“We’re trying to learn how quickly we can make this move and scale up manufacturing. You generally want a year to get manufacturing going, but we would like to catch the Valencia season next year. Understanding what needs to be done is critical. It would be a neat trick if we can get that accomplished between now and Valencia season next year, but if that doesn’t happen, we’re not going to give up.”

Extensive testing over many years gives researchers the ability to pinpoint what the abscission agent will do, Richardson says. “It has been used successfully around the state, and it’s pretty predictable if you follow the protocol on how to use it.”

Mechanized harvesting couldchange a number of things in the business, including how groves look, he says. He thinks the machines will continue to evolve, and that the best machine might wind up being an over-the-top harvester like the one used in grapes.

“Tree architecture, root stock and grove design will all change,” Richardson says. “We’ll have an advanced citrus production system, with trees on 8x15 foot spacings, 350 trees per acre — something very manageable. We have to think about where we’re going.”

From a large acreage grower’s point of view, changes like these look appealing if they ultimately lead to greater profit margins in a business that seems tougher each year. Frank Hunt, with Lake Wales-based Hunt Bros., part of the Cooperative Producers operation near Immokalee, likes the possibilities.

Using canopy shaker

“The co-op has been mechanically harvesting 600,000 boxes a year, plus or minus,” he says. “We’re using the canopy shaker machine as opposed to the trunk shaker. It gets 80 percent to 85 percent of the fruit off the trees. We then follow with a gleaning crew, assuming what’s left has enough fruit value. We use that as support to our manual labor.

“The machine will get us over peak periods when we may not have enough labor. We’ve done it mostly on Valencias and some Hamlins. We find there’s too much mechanical damage to thin-peeled fruit, so this year we didn’t do any Hamlins. We just weren’t comfortable with that.”

Mechanical harvesting is possible without the abscission agent, as many growers already know, but the chemical should make the process easier, with less tree damage. Since it is so selective, next year’s Valencias, most at the pinhead stage during application, should not be affected.

Mike Murphy says he watches the machines closely during harvest, and if he sees too much loss of next year’s crop, he will stop mechanized harvest on that block.

“I do hope we get the chemical on the market,” Burns says. “With it, the grower will realize this can be done effectively and efficiently.

“About 70 percent to 80 percent of the crop can be removed without the abscission agent, but with the agent you’ll get 95 percent off the tree, in general. You can expect a 10 percent to 20 percent increase in fruit removal. With the agent, you can also harvest less aggressively and go faster down the row.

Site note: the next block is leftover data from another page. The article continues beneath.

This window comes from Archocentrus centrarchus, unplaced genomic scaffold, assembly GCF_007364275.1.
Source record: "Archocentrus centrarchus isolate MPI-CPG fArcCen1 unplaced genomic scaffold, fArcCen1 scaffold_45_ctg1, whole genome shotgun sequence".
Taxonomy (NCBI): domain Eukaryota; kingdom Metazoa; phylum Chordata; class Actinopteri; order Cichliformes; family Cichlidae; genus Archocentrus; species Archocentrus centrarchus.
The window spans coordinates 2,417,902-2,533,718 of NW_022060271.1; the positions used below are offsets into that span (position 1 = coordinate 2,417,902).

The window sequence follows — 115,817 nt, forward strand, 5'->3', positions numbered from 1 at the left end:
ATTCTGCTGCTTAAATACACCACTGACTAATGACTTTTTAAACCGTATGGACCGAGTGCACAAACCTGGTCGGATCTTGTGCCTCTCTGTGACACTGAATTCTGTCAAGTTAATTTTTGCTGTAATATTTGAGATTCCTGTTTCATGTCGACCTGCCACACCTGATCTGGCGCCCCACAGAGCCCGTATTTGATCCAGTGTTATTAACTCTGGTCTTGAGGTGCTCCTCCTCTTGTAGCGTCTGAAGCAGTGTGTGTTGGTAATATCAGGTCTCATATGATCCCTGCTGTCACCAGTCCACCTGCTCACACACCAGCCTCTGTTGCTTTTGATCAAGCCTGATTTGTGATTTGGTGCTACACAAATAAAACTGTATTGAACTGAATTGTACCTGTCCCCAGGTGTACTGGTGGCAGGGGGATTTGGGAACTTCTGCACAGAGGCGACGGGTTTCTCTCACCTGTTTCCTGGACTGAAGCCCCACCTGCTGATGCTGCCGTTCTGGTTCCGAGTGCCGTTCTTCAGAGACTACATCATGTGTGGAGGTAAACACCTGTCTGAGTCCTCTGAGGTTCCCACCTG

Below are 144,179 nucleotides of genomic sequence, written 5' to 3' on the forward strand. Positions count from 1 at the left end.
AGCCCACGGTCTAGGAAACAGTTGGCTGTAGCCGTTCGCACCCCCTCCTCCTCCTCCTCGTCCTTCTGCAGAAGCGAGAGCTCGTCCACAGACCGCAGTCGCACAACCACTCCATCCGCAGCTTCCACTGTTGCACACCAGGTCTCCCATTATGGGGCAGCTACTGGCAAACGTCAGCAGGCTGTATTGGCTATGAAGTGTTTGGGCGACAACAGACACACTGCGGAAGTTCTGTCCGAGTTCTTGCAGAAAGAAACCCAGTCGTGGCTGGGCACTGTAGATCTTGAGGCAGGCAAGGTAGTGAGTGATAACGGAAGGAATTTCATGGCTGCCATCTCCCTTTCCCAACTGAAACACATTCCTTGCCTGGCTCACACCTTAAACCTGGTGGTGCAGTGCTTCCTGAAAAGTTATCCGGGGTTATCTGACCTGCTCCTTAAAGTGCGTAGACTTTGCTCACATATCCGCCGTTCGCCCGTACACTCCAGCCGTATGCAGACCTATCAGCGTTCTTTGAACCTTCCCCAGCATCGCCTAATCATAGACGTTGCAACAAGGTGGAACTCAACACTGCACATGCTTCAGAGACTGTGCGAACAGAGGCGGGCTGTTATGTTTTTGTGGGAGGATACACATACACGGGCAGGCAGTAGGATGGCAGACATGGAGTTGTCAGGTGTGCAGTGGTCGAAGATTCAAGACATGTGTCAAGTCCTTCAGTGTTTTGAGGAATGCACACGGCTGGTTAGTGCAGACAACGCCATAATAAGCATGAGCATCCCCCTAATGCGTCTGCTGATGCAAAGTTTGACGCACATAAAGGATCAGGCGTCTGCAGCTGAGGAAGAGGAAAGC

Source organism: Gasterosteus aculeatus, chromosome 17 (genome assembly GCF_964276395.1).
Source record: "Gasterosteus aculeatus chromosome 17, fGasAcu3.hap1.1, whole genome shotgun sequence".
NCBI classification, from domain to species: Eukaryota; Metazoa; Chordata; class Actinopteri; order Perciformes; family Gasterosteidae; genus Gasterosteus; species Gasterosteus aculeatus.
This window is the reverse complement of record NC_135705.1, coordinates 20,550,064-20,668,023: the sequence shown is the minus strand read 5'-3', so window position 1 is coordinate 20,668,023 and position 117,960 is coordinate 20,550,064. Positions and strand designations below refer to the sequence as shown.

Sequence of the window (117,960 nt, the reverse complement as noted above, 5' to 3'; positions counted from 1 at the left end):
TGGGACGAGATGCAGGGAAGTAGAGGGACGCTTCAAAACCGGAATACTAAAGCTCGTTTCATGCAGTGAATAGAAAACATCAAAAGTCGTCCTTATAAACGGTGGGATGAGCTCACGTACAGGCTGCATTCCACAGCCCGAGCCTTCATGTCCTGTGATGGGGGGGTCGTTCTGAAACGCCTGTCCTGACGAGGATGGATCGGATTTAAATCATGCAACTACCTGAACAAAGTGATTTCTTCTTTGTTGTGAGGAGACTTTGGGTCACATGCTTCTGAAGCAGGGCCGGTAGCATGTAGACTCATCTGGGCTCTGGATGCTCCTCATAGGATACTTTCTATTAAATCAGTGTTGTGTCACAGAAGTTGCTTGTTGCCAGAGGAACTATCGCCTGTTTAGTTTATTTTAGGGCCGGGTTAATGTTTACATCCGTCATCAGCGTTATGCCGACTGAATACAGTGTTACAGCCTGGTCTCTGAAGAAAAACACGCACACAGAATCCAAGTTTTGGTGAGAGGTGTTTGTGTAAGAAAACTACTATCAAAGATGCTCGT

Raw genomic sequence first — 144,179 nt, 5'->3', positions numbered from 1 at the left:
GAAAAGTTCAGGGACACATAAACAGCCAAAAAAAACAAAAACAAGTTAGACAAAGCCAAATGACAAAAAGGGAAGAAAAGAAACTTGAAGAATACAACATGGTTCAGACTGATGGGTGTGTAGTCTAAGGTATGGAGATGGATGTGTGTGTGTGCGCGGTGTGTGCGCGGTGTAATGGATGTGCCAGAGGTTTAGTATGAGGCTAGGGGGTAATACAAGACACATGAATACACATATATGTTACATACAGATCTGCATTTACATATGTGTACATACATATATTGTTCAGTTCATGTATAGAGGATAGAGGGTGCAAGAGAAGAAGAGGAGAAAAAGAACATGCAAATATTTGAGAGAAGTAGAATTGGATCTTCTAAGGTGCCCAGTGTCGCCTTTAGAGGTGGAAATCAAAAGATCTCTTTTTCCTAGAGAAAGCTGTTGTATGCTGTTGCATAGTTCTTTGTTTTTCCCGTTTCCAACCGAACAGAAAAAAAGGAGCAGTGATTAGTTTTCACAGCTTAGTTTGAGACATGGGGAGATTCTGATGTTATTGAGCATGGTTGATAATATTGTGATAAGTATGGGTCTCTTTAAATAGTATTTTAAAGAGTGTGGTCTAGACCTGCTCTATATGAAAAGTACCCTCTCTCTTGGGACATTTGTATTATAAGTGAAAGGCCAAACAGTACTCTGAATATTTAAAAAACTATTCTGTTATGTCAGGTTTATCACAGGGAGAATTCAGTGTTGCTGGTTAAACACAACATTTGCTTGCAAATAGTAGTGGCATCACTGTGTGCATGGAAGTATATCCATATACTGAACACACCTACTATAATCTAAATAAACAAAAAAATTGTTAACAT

“With the machines we nowhave,the operators are not likely to make big errors. When we first started, yes, we sometimes pulled trees out of the ground. But we’ve learned a lot since then, and I’m pretty confident we know how to machine-harvest trees now.”

The abscission agent’s initial success, however, could depend on whether growers use it on trees slated for hand harvest.

“When work first started on the abscission agent,” says Mike Sparks, Florida Citrus Mutual’s chief executive officer and executive vice president, “we always had the question of whether it would be ready not only for mechanical harvesting, but also for traditional harvesting. Can it take all our growers to the next level?

“Here’s a technique, a protocol, a process that could assist us with our traditional needs for labor. If it could be advanced forward, how beneficial could that be as we address labor concerns in the future?”

Burns says the abscission chemical should make it easier for hand laborers to pick fruit. “I’m cautiously optimistic that it is going to be a very good thing for workers,” she says.

It adds another layer of management for growers, however.

“When it’s applied, the fruit is going to come off the tree,” Burns says. “A delay could be a big problem — you don’t want fruit on the ground. It’s a management procedure that growers are going to have to learn. The thing is, the abscission agent works, and it’s going to be a great tool when we get it in growers’ hands.”

Harvest expense runs about 27 percent of total cost of citrus production, Richardson says. That percentage is lower than it was several years ago, due to higher production costs relating to citrus greening disease.

On a 325 box per acre grove,the state average for oranges, the abscission agent paid off in as much as $200 per acre net cost savings, he says. Push production to 400 boxes per acre and savings could be as much as $330 per acre.

“That would be a net $80 million to $90 million a year in Florida. It would certainly help, with all the increased costs we’ve seen the last several years. Abscission is the key. It allows late season Valencia harvest and increases efficiency throughout  early-, mid- and late seasons.”

All the pieces for mechanized  harvest are finally just about in place. Whether they actually come together remains to be seen. Fritz Roka, for one, thinks success is tied with the fight against citrus greening disease.

“Four years ago, 35,000 acres, 7 percent of sweet orange acreage, was mechanically harvested. It was less than 10,000 this year. We’ve been losing tree vigor, so the trees haven’t been able to perform as well as we want.

“The technology for mechanical harvesting is here, and it works even without the abscission agent. But the disease is hampering us.”